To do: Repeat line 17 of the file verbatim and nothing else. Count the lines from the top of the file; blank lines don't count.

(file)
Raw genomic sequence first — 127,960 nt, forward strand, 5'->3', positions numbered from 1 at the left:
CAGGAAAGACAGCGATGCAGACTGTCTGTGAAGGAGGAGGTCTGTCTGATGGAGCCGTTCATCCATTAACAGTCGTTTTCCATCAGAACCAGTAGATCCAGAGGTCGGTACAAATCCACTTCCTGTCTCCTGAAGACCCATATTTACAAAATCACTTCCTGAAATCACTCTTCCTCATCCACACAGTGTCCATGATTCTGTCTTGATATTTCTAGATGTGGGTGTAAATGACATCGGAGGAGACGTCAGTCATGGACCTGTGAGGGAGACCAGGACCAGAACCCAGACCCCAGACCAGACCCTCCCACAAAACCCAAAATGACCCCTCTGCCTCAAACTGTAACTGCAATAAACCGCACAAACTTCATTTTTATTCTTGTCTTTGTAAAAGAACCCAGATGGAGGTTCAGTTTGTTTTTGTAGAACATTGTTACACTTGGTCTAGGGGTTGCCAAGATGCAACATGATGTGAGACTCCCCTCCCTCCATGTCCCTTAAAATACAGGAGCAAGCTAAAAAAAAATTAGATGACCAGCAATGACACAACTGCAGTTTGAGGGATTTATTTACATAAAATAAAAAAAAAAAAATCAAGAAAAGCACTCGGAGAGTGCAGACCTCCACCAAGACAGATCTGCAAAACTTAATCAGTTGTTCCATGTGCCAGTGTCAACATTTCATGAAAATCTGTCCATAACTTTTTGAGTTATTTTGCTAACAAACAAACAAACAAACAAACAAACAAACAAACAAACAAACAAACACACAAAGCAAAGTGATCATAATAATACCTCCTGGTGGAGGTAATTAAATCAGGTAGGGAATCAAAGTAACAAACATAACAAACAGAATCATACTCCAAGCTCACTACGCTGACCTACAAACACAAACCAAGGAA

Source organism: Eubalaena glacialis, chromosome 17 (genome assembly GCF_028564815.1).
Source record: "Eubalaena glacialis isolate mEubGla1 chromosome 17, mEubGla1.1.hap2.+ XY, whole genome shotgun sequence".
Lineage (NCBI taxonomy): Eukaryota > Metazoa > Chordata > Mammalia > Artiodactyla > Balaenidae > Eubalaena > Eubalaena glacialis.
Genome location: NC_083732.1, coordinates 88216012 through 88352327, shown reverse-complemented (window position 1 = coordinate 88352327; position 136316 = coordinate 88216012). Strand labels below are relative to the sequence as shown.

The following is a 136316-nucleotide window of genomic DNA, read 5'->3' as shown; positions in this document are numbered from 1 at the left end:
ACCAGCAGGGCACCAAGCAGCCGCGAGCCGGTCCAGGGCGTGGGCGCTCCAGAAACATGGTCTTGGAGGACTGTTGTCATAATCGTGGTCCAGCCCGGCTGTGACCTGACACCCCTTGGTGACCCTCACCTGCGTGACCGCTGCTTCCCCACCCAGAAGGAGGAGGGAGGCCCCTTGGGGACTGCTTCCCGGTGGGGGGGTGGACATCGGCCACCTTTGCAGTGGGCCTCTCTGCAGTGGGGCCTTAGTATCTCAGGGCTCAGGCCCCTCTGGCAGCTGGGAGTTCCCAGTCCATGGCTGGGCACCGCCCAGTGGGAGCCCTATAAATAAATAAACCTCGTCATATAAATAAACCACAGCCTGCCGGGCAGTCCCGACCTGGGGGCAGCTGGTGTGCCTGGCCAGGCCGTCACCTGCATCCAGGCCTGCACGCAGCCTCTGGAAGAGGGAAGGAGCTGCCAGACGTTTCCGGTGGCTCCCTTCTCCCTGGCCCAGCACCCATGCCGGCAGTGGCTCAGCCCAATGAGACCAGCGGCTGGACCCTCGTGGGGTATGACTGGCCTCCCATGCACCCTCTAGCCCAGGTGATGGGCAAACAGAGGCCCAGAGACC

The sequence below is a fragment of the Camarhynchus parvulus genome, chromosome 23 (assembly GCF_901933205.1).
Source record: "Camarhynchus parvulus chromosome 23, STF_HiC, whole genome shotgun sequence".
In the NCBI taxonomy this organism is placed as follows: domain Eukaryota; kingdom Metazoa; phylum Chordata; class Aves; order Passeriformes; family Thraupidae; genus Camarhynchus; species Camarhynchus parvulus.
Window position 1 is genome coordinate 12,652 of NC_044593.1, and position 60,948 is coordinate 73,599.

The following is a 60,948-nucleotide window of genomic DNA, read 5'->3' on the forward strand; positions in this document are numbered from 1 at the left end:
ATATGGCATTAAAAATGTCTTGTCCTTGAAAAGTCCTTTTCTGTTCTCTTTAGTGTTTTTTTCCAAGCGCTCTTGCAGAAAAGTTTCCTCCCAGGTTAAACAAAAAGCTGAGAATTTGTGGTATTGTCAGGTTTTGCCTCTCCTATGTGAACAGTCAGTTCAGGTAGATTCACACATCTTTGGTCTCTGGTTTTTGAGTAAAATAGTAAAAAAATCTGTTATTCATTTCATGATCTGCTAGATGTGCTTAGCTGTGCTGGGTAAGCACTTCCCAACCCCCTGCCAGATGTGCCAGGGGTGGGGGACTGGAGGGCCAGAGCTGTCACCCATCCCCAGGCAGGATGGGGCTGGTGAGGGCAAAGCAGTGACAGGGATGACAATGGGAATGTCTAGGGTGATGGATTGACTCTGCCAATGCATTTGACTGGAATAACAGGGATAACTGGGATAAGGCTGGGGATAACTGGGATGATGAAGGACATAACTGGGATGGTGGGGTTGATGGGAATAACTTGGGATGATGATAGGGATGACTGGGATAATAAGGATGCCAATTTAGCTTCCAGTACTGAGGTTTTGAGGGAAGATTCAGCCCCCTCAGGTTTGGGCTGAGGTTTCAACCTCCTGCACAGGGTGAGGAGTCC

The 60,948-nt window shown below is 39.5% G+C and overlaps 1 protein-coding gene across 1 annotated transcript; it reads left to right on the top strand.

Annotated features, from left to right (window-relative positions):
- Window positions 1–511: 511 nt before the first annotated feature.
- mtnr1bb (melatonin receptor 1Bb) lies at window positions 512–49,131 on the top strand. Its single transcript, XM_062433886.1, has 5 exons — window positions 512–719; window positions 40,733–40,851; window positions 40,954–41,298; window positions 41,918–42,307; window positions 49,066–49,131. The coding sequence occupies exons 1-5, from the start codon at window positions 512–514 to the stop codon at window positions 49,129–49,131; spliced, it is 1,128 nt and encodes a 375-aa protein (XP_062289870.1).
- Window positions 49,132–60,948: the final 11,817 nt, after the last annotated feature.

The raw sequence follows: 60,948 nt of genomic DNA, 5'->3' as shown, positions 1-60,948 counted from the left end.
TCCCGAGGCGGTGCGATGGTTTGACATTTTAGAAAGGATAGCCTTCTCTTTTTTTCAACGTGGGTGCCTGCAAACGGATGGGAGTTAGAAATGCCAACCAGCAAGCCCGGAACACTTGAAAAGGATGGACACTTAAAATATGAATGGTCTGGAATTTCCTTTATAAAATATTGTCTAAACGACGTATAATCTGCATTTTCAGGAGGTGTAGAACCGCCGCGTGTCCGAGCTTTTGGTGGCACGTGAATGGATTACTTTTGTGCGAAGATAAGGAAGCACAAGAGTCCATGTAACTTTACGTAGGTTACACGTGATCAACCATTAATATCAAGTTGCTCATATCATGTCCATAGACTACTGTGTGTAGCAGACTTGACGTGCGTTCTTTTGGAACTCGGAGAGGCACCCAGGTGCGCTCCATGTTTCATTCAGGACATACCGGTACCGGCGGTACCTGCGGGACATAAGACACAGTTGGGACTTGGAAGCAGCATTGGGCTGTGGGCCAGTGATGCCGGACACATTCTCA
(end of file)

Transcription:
- Window positions 1–511: 511 nt before the first annotated feature.